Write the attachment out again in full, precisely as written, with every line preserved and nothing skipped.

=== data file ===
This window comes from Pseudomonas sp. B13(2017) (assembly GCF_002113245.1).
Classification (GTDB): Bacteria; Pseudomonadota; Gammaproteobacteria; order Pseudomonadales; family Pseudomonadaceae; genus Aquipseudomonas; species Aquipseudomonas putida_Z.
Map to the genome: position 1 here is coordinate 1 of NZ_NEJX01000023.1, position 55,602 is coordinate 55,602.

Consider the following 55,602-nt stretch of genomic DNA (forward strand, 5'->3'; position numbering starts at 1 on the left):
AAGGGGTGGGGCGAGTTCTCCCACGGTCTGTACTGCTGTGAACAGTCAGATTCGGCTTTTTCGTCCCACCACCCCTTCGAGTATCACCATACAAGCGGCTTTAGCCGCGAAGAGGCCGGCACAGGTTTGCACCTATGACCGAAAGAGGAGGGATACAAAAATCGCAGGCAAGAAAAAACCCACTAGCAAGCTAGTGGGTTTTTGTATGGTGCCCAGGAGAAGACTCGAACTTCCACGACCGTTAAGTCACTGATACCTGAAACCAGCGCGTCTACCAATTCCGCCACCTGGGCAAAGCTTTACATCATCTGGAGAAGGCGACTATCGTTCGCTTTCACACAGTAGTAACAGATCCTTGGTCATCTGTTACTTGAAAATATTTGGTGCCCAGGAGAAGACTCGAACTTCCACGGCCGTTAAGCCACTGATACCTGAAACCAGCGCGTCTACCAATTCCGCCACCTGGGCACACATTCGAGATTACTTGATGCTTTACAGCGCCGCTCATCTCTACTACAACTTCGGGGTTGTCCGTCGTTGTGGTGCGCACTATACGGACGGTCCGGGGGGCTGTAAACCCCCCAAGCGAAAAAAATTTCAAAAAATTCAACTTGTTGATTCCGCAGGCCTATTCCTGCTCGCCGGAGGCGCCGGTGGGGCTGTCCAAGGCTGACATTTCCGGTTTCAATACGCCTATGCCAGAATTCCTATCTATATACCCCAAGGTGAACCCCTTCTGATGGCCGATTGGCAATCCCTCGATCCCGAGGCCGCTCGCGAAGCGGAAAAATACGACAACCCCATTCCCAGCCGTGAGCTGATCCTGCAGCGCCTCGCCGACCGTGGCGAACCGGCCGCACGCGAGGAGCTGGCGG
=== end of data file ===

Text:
This window comes from Pseudomonas sp. B13(2017) (assembly GCF_002113245.1).
Classification (GTDB): Bacteria; Pseudomonadota; Gammaproteobacteria; order Pseudomonadales; family Pseudomonadaceae; genus Aquipseudomonas; species Aquipseudomonas putida_Z.
Map to the genome: position 1 here is coordinate 1 of NZ_NEJX01000023.1, position 55,602 is coordinate 55,602.

Consider the following 55,602-nt stretch of genomic DNA (forward strand, 5'->3'; position numbering starts at 1 on the left):
AAGGGGTGGGGCGAGTTCTCCCACGGTCTGTACTGCTGTGAACAGTCAGATTCGGCTTTTTCGTCCCACCACCCCTTCGAGTATCACCATACAAGCGGCTTTAGCCGCGAAGAGGCCGGCACAGGTTTGCACCTATGACCGAAAGAGGAGGGATACAAAAATCGCAGGCAAGAAAAAACCCACTAGCAAGCTAGTGGGTTTTTGTATGGTGCCCAGGAGAAGACTCGAACTTCCACGACCGTTAAGTCACTGATACCTGAAACCAGCGCGTCTACCAATTCCGCCACCTGGGCAAAGCTTTACATCATCTGGAGAAGGCGACTATCGTTCGCTTTCACACAGTAGTAACAGATCCTTGGTCATCTGTTACTTGAAAATATTTGGTGCCCAGGAGAAGACTCGAACTTCCACGGCCGTTAAGCCACTGATACCTGAAACCAGCGCGTCTACCAATTCCGCCACCTGGGCACACATTCGAGATTACTTGATGCTTTACAGCGCCGCTCATCTCTACTACAACTTCGGGGTTGTCCGTCGTTGTGGTGCGCACTATACGGACGGTCCGGGGGGCTGTAAACCCCCCAAGCGAAAAAAATTTCAAAAAATTCAACTTGTTGATTCCGCAGGCCTATTCCTGCTCGCCGGAGGCGCCGGTGGGGCTGTCCAAGGCTGACATTTCCGGTTTCAATACGCCTATGCCAGAATTCCTATCTATATACCCCAAGGTGAACCCCTTCTGATGGCCGATTGGCAATCCCTCGATCCCGAGGCCGCTCGCGAAGCGGAAAAATACGACAACCCCATTCCCAGCCGTGAGCTGATCCTGCAGCGCCTCGCCGACCGTGGCGAACCGGCCGCACGCGAGGAGCTGGCGG